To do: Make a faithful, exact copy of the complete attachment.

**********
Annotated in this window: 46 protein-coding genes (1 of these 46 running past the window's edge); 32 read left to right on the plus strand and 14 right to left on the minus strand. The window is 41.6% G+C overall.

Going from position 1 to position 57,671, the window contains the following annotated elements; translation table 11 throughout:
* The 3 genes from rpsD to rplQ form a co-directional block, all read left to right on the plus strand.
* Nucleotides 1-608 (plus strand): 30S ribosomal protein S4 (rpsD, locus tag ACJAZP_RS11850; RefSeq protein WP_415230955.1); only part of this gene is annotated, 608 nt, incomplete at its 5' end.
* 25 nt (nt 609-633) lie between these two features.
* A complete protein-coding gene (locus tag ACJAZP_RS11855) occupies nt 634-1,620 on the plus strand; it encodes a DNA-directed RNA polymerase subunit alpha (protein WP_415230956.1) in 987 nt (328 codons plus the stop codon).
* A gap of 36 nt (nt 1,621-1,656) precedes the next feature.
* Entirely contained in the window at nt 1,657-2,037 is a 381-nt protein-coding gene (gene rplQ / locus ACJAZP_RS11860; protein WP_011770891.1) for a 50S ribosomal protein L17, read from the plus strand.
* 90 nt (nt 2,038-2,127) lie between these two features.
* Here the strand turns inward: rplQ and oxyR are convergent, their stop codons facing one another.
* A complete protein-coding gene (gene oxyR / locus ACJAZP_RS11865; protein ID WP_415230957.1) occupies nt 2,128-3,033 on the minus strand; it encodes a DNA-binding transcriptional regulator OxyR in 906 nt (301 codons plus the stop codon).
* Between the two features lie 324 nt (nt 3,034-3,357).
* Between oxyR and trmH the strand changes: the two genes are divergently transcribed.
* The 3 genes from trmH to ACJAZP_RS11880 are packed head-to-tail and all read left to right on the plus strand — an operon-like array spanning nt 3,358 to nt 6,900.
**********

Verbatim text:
Annotated in this window: 46 protein-coding genes (1 of these 46 running past the window's edge); 32 read left to right on the plus strand and 14 right to left on the minus strand. The window is 41.6% G+C overall.

Going from position 1 to position 57,671, the window contains the following annotated elements; translation table 11 throughout:
* The 3 genes from rpsD to rplQ form a co-directional block, all read left to right on the plus strand.
* Nucleotides 1-608 (plus strand): 30S ribosomal protein S4 (rpsD, locus tag ACJAZP_RS11850; RefSeq protein WP_415230955.1); only part of this gene is annotated, 608 nt, incomplete at its 5' end.
* 25 nt (nt 609-633) lie between these two features.
* A complete protein-coding gene (locus tag ACJAZP_RS11855) occupies nt 634-1,620 on the plus strand; it encodes a DNA-directed RNA polymerase subunit alpha (protein WP_415230956.1) in 987 nt (328 codons plus the stop codon).
* A gap of 36 nt (nt 1,621-1,656) precedes the next feature.
* Entirely contained in the window at nt 1,657-2,037 is a 381-nt protein-coding gene (gene rplQ / locus ACJAZP_RS11860; protein WP_011770891.1) for a 50S ribosomal protein L17, read from the plus strand.
* 90 nt (nt 2,038-2,127) lie between these two features.
* Here the strand turns inward: rplQ and oxyR are convergent, their stop codons facing one another.
* A complete protein-coding gene (gene oxyR / locus ACJAZP_RS11865; protein ID WP_415230957.1) occupies nt 2,128-3,033 on the minus strand; it encodes a DNA-binding transcriptional regulator OxyR in 906 nt (301 codons plus the stop codon).
* Between the two features lie 324 nt (nt 3,034-3,357).
* Between oxyR and trmH the strand changes: the two genes are divergently transcribed.
* The 3 genes from trmH to ACJAZP_RS11880 are packed head-to-tail and all read left to right on the plus strand — an operon-like array spanning nt 3,358 to nt 6,900.